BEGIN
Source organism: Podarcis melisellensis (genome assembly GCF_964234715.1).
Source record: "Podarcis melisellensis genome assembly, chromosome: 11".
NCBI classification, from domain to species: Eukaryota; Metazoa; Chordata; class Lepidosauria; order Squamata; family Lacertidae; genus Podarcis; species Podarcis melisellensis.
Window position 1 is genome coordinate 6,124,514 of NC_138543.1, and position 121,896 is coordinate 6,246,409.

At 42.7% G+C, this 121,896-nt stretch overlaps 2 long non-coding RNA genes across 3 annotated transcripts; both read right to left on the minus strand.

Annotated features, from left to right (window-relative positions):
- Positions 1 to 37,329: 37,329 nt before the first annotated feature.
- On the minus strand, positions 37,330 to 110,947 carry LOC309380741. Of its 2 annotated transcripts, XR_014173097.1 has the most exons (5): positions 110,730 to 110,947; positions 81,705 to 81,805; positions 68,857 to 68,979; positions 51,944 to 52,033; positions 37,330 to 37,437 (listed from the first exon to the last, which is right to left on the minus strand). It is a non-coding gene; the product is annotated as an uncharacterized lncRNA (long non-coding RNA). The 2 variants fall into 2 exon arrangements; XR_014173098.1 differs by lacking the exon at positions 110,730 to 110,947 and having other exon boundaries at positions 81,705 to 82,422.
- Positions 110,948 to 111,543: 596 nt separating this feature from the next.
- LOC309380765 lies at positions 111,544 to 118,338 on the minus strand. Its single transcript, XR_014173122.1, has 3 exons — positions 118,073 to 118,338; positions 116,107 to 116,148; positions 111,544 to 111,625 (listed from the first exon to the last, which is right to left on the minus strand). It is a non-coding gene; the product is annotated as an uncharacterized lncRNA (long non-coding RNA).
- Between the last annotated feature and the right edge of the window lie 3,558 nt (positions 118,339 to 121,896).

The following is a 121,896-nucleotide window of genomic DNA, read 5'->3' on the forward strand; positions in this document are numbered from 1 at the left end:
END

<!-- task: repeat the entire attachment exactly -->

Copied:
Source organism: Podarcis melisellensis (genome assembly GCF_964234715.1).
Source record: "Podarcis melisellensis genome assembly, chromosome: 11".
NCBI classification, from domain to species: Eukaryota; Metazoa; Chordata; class Lepidosauria; order Squamata; family Lacertidae; genus Podarcis; species Podarcis melisellensis.
Window position 1 is genome coordinate 6,124,514 of NC_138543.1, and position 121,896 is coordinate 6,246,409.

At 42.7% G+C, this 121,896-nt stretch overlaps 2 long non-coding RNA genes across 3 annotated transcripts; both read right to left on the minus strand.

Annotated features, from left to right (window-relative positions):
- Positions 1 to 37,329: 37,329 nt before the first annotated feature.
- On the minus strand, positions 37,330 to 110,947 carry LOC309380741. Of its 2 annotated transcripts, XR_014173097.1 has the most exons (5): positions 110,730 to 110,947; positions 81,705 to 81,805; positions 68,857 to 68,979; positions 51,944 to 52,033; positions 37,330 to 37,437 (listed from the first exon to the last, which is right to left on the minus strand). It is a non-coding gene; the product is annotated as an uncharacterized lncRNA (long non-coding RNA). The 2 variants fall into 2 exon arrangements; XR_014173098.1 differs by lacking the exon at positions 110,730 to 110,947 and having other exon boundaries at positions 81,705 to 82,422.
- Positions 110,948 to 111,543: 596 nt separating this feature from the next.
- LOC309380765 lies at positions 111,544 to 118,338 on the minus strand. Its single transcript, XR_014173122.1, has 3 exons — positions 118,073 to 118,338; positions 116,107 to 116,148; positions 111,544 to 111,625 (listed from the first exon to the last, which is right to left on the minus strand). It is a non-coding gene; the product is annotated as an uncharacterized lncRNA (long non-coding RNA).
- Between the last annotated feature and the right edge of the window lie 3,558 nt (positions 118,339 to 121,896).

The following is a 121,896-nucleotide window of genomic DNA, read 5'->3' on the forward strand; positions in this document are numbered from 1 at the left end: